Metabolic Syndrome: A Cluster of Trouble

Grapes come in clusters, and so do lifestyle diseases. When I was in medical school, I noticed a similarity between the risk factors for type 2 diabetes, heart disease, high blood pressure, and obesity. For example, if a person had diabetes they were more likely to also have high cholesterol, high blood pressure, to be overweight, or to have a heart attack. I wondered how these disorders are all related.

Gerald Reaven, MD, a hypertension researcher at Stanford University, suggested that these diseases—four of the biggest killers in our society today—were actually ONE disease with various manifestations. He proposed the real disorder is high blood insulin levels caused by cellular resistance to the action of insulin. He first called it Syndrome X, and later Insulin Resistance Syndrome. Today, we know it as Metabolic Syndrome.

At first, scientists argued about Reaven’s findings. But since more research has been conducted, metabolic syndrome is now an accepted reality in patient care and involves not only insulin but other hormones such as adiponectin, resistin, and leptin. Researchers have also found that the insulin resistance affects not only muscle cells but fat cells, liver cells, and even brain cells.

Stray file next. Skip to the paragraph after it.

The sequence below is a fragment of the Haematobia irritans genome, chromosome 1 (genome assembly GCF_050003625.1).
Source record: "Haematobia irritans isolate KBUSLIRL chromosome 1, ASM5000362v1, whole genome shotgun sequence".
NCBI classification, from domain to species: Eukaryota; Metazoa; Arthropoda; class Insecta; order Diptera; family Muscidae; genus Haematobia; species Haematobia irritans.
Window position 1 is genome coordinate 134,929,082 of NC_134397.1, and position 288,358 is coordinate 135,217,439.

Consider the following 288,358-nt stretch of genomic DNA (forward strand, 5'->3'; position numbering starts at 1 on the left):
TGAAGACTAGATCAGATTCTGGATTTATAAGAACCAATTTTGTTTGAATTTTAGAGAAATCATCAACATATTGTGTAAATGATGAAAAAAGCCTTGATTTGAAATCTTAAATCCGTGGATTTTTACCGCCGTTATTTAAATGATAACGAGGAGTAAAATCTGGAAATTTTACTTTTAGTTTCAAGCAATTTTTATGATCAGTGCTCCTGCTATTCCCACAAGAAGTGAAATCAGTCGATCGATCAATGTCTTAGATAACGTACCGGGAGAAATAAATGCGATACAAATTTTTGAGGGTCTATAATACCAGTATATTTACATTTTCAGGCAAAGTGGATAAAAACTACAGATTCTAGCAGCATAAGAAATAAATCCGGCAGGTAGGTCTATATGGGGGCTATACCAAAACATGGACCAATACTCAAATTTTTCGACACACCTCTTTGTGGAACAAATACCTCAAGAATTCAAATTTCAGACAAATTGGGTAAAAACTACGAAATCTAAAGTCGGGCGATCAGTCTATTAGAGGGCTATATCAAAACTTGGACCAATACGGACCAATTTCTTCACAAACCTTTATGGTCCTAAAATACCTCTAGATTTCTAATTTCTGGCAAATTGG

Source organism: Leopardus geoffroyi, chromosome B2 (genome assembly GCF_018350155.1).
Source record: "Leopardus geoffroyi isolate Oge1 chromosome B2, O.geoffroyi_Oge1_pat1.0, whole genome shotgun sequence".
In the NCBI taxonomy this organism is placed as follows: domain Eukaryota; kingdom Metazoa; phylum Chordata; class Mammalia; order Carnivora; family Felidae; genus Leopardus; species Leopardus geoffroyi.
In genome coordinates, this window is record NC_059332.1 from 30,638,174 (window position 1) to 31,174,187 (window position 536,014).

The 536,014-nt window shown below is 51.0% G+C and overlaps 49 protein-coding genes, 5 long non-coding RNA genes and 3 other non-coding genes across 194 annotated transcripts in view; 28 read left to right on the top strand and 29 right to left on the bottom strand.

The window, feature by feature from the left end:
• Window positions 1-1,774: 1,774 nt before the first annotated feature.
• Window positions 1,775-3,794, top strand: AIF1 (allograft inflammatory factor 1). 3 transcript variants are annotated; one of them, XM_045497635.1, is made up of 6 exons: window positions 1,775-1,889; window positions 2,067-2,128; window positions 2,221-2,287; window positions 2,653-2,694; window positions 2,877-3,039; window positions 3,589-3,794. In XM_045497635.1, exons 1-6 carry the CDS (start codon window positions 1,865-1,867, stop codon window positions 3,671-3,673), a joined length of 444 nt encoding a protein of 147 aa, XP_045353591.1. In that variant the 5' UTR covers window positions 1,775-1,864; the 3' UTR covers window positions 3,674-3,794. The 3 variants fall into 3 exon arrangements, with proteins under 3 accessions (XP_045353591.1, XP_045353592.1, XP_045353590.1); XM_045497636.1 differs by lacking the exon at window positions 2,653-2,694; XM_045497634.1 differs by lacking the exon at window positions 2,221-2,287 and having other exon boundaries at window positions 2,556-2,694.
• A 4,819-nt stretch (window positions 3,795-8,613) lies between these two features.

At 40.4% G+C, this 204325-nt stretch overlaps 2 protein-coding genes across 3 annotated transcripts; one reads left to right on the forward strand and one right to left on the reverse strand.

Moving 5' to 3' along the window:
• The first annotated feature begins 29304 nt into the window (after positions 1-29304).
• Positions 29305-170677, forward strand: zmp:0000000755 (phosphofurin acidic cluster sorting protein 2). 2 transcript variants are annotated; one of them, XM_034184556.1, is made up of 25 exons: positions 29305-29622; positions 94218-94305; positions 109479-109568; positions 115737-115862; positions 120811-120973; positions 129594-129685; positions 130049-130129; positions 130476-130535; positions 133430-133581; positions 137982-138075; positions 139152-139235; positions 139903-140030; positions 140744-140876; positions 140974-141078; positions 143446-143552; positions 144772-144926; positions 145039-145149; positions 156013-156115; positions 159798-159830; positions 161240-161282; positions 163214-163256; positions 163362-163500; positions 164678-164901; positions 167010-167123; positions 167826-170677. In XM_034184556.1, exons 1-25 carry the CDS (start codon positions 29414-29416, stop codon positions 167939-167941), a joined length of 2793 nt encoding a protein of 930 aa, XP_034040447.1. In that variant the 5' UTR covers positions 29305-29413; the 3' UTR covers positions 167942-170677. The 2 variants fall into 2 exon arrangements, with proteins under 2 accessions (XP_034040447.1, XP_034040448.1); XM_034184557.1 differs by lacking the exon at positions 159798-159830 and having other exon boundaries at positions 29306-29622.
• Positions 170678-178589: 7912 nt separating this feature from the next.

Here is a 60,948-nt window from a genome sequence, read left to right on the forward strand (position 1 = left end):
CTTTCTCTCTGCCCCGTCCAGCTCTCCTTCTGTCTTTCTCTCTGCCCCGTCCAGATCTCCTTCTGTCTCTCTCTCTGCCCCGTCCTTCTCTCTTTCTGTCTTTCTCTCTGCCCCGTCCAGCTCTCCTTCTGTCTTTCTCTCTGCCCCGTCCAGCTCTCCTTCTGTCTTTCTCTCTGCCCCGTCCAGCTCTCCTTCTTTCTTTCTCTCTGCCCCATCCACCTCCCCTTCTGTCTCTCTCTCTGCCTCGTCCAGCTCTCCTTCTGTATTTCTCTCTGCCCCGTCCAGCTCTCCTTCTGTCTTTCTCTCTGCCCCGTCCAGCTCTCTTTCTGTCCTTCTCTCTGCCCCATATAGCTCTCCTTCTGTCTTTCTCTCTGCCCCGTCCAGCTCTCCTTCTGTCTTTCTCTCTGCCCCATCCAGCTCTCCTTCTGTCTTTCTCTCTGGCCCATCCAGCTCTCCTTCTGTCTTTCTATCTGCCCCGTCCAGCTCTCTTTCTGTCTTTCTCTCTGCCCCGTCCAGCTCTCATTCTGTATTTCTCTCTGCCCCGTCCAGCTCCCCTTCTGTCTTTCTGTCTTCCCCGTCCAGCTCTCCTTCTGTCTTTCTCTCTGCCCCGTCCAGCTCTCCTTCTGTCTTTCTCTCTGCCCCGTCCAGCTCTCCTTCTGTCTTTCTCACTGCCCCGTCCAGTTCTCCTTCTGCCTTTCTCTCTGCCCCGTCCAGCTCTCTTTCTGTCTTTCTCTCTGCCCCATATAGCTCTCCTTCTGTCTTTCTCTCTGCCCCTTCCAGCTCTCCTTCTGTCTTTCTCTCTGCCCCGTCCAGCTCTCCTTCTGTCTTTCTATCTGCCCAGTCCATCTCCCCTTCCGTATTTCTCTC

The effects of long-term high insulin levels in the blood are very serious. Most women with polycystic ovarian syndrome (PCOS) with its missed menstruation and infertility have elevated blood insulin.[1] There are strong links between elevated insulin and cancers of the breast, colon, ovaries, and prostate.[2],[3] There is even evidence that Alzheimer’s disease may be related to insulin resistance in the brain, leading some researchers to call it “type 3 diabetes.”

Even though other environmental and genetic factors are involved, it is clear that the major cause of metabolic syndrome is too much energy coming into the body (eating too many calories) while not enough energy is going out (exercising too little). When our bodies are active, cells easily and efficiently use the insulin they need in order to take in energy (glucose) from the blood. Because of that efficiency, when you are active a little bit of insulin goes a long way in disposing of the calories ingested at a meal. But when you’re mainly sedentary (think “couch potato”), cells don’t need as much energy and naturally develop resistance to the insulin they would normally use to take in energy. If someone is moderately active but still eating a large number of calories, the same insulin resistance can take place.

But there’s more! Low magnesium intake, low potassium intake, high sodium intake, low antioxidant intake, and high iron intake by adults are all common in the Western diet—and have all been linked to the diseases of insulin resistance.

It’s no surprise, then, that the best way to beat the Big 4 is to make some simple, powerful lifestyle changes. And the best place to start is to increase your energy output (exercise) while decreasing your energy intake (eat fewer calories). The fact is, regular exercise is a potent way to increase your muscles’ need for energy and their sensitivity to insulin.